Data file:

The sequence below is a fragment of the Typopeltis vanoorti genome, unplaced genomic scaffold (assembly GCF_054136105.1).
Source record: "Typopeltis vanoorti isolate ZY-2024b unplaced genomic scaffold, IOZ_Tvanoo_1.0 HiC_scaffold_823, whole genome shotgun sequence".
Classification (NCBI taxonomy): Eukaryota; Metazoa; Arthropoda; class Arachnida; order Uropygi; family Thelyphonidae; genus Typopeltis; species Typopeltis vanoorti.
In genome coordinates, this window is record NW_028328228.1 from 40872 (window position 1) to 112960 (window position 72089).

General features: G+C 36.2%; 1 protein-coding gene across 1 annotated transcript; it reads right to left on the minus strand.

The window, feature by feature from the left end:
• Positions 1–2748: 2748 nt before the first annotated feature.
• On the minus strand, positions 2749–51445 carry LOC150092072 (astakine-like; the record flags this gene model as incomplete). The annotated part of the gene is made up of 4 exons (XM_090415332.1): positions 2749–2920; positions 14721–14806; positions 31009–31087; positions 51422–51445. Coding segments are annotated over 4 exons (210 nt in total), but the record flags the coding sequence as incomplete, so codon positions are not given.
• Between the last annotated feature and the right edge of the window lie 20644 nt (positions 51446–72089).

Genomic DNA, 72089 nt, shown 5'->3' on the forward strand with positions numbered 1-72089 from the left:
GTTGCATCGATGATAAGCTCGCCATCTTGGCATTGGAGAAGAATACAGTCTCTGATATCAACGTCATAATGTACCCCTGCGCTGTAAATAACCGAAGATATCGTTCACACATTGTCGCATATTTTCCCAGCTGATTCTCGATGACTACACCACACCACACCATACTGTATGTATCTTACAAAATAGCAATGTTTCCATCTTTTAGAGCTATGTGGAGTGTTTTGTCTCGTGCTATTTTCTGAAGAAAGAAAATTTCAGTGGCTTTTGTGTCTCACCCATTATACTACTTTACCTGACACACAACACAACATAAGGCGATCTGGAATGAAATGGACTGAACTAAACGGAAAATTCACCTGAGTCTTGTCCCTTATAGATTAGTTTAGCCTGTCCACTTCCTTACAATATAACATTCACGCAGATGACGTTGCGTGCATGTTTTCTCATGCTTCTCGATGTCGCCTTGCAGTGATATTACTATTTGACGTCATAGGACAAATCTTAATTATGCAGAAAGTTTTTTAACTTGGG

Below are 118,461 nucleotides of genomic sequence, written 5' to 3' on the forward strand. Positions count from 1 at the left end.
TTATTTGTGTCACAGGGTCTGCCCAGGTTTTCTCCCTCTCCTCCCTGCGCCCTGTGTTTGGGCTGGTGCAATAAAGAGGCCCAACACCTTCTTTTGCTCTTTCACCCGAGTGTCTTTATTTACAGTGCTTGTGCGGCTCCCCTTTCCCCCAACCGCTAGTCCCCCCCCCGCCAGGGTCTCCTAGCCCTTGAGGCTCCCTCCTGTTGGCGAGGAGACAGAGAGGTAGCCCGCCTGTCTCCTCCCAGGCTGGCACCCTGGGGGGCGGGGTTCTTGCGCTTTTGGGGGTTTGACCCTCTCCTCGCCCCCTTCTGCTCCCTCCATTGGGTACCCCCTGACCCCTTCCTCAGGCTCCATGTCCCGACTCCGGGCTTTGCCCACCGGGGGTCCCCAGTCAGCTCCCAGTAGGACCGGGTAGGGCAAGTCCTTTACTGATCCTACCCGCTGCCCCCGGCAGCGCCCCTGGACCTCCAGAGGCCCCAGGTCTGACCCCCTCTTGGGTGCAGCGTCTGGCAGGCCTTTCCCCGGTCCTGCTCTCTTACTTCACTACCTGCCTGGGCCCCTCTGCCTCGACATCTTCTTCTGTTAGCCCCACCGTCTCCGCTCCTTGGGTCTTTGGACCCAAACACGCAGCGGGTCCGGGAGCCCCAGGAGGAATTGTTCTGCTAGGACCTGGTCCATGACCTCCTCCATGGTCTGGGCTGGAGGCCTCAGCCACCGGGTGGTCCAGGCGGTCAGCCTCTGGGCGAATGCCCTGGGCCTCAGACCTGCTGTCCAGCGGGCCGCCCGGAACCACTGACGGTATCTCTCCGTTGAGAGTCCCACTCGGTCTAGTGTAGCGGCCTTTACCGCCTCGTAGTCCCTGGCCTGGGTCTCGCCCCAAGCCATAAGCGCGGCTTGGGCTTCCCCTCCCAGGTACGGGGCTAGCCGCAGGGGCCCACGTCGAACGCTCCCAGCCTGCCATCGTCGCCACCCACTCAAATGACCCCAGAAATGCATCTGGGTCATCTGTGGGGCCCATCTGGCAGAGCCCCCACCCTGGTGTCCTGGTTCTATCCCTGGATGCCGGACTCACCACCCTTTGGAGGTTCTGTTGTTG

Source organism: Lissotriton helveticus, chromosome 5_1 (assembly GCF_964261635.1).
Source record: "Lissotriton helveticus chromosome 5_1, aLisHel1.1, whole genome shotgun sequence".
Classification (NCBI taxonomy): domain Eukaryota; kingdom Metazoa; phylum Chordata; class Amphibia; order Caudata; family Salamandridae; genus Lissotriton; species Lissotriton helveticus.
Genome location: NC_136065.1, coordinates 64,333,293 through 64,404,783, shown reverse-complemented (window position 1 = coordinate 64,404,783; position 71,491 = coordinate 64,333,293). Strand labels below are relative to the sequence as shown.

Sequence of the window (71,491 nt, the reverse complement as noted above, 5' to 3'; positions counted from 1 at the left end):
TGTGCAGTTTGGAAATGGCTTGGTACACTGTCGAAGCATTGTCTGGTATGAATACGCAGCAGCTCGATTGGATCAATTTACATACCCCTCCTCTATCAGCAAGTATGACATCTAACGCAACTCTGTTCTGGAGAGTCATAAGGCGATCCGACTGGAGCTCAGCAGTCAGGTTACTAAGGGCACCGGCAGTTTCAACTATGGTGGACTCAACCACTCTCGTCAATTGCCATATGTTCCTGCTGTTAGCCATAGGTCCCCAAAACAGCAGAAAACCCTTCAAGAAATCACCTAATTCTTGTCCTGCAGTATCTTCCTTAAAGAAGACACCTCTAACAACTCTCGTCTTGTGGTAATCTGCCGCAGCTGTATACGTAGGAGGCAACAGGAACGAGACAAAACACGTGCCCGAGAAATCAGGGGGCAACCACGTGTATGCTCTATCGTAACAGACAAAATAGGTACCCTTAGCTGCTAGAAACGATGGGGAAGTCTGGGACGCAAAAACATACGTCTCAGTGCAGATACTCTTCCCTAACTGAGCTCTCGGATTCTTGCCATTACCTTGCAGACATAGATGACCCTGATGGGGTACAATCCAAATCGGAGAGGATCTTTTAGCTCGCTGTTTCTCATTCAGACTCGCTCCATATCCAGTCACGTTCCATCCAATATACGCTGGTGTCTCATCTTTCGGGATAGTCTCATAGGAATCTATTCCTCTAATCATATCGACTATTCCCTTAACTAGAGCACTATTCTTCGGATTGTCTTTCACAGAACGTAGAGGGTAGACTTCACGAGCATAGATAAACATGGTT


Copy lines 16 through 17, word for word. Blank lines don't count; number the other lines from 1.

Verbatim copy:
Classification (NCBI taxonomy): domain Eukaryota; kingdom Metazoa; phylum Chordata; class Amphibia; order Caudata; family Salamandridae; genus Lissotriton; species Lissotriton helveticus.
Genome location: NC_136065.1, coordinates 64,333,293 through 64,404,783, shown reverse-complemented (window position 1 = coordinate 64,404,783; position 71,491 = coordinate 64,333,293). Strand labels below are relative to the sequence as shown.